There are exceptions to this general rule of revocation. Here are two examples:
- A divorce decree or separation agreement that requires you to maintain certain benefits for your ex-spouse will control.
- Similarly, if you designate your ex-spouse as a beneficiary after your divorce and demonstrate a clear intent that the ex-spouse remain as beneficiary, then the ex-spouse may still be entitled to inherit.
What are Living Trusts in New York?
A living trust can be an excellent estate planning tool for many individuals with significant assets that they want handled a certain way. The process of creating a living trust can seem overwhelming at first, however, it can be significantly less complex when you understand the basics of what living trusts are and how they can be utilized to help you create a comprehensive estate plan that covers all your bases.
What Is a Living Trust?
Understanding what a living trust is boils down to knowing what a trust itself is. A trust is simply a fiduciary agreement made between three people, a trustmaker, the trustee, and a beneficiary. The trustmaker, also called the grantor or settlor, agrees to transfer property to the trustee, who will then manage the trustmaker’s assets on behalf of the beneficiary. The trustee does not own the assets contained in the trust – instead, the assets belong to the trust itself and the trustee simply manages those assets. When and how those assets transfer to the beneficiary vary depending on how the trust is created and under what terms it is created.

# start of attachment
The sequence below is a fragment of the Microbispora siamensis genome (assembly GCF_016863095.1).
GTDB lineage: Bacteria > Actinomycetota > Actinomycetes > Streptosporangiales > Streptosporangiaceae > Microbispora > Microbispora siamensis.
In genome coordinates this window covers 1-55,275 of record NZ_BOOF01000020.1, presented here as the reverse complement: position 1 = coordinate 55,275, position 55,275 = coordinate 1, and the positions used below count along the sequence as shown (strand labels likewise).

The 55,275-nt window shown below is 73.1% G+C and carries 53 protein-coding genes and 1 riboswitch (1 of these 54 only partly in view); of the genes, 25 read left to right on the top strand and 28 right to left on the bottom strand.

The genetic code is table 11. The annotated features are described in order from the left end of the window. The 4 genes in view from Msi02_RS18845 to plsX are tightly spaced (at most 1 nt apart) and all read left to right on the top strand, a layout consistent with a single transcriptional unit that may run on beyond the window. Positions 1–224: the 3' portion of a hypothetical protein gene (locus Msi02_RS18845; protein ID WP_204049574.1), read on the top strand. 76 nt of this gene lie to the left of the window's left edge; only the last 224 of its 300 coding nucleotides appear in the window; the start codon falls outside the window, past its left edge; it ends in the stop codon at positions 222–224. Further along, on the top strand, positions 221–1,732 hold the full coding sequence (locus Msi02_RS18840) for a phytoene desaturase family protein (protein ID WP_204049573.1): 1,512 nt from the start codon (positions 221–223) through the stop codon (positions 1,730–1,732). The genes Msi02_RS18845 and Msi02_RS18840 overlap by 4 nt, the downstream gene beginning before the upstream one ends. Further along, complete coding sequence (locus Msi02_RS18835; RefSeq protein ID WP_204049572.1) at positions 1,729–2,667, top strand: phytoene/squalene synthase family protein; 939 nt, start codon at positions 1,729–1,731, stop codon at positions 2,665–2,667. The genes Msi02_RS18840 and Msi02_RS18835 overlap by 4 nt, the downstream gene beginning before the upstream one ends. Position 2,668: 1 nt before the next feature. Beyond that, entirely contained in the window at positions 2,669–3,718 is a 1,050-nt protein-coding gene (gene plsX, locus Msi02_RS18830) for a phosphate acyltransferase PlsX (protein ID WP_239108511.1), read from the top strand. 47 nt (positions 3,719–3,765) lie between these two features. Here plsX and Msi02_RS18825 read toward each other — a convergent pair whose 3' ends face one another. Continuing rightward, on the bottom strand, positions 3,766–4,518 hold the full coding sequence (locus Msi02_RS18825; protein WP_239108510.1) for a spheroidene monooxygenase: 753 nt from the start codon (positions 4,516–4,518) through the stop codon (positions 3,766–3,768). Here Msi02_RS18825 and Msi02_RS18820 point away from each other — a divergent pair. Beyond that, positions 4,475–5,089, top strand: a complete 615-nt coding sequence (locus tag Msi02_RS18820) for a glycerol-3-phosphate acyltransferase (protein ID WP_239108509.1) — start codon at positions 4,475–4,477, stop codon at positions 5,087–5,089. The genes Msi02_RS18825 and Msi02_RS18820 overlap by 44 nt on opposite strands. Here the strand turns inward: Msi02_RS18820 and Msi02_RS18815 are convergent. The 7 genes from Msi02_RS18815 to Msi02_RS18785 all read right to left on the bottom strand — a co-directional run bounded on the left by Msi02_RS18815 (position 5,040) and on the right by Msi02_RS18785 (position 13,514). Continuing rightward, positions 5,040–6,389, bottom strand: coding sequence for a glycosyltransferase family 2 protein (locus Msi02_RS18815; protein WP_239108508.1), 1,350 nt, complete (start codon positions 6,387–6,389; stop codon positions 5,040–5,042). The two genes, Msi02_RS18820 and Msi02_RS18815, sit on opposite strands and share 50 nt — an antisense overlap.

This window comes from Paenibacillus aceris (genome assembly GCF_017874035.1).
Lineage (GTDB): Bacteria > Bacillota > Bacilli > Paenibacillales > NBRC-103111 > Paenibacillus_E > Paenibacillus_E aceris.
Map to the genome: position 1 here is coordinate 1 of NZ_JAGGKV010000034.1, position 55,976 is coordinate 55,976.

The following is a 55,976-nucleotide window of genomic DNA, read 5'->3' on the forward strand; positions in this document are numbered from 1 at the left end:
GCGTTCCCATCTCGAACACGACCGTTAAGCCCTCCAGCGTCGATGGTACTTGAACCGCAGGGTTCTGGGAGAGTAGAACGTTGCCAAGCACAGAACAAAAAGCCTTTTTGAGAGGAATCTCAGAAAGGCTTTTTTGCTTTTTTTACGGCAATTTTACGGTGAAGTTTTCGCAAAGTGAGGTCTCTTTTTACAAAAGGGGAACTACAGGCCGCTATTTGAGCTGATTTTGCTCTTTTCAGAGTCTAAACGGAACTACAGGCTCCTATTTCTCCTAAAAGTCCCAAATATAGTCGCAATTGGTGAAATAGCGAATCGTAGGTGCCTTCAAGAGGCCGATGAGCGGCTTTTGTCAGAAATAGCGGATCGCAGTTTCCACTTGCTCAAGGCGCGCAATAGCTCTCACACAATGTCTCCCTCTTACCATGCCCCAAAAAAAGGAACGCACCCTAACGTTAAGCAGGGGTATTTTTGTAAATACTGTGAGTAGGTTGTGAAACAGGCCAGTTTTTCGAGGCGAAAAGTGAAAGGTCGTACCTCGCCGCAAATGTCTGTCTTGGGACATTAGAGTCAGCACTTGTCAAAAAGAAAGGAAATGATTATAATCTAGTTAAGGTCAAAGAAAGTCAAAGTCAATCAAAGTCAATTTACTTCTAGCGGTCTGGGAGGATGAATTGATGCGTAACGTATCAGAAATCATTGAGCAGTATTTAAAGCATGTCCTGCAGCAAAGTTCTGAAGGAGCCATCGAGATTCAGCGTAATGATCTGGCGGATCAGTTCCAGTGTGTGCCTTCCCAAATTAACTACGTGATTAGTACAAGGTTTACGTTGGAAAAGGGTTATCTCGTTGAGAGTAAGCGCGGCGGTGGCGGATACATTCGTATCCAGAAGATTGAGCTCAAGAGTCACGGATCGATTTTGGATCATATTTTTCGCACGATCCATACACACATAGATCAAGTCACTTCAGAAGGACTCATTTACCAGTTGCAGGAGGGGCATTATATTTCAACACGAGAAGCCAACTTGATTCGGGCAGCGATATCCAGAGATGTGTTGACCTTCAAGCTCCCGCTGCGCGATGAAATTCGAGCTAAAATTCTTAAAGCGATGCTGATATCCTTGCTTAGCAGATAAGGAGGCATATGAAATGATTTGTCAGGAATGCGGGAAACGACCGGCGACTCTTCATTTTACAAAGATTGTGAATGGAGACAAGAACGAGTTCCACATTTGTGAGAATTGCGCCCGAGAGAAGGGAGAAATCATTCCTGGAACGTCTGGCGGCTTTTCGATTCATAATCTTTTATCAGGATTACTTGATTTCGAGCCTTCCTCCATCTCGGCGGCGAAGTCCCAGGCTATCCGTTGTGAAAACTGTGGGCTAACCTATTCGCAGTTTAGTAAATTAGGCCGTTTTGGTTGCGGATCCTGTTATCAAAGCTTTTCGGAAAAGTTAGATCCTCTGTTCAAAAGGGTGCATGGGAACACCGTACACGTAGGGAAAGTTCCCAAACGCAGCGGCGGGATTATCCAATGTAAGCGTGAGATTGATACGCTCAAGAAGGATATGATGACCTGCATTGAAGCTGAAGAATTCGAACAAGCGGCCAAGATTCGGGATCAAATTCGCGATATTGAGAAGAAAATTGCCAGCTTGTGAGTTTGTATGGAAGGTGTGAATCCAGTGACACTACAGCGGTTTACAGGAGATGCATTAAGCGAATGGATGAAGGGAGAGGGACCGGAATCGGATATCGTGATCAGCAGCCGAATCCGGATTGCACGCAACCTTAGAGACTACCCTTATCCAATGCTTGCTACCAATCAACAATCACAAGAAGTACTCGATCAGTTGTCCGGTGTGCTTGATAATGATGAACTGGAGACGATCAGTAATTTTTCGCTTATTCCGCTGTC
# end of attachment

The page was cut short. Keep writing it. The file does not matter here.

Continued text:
What makes a trust a living trust, or an inter vivos trust, is that it is created when the grantor is still living, as opposed to the trust being created at the time of the trustmaker’s death.
Types of Living Trusts
There are many different types of living trusts and each can be used for a variety of purposes. Determining what kind of living trust you need and how it can potentially benefit you depends largely on your unique situation and what your financial goals are for yourself and your family.
Revocable Living Trusts
A revocable living trust is likely the most widely used type of living trust. This type of trust can be modified, changed, added to, or even canceled at any point during the grantor’s life. A revocable living trust can help the grantor to avoid probate, which can be costly and time consuming for family members following the grantor’s death. However, if assets are owned by a trust at the time of the grantor’s death, those assets avoid the probate process. Many people set up revocable living trusts because they enjoy the idea of being able to protect their assets from probate upon their death, but still want to maintain control over those assets during life.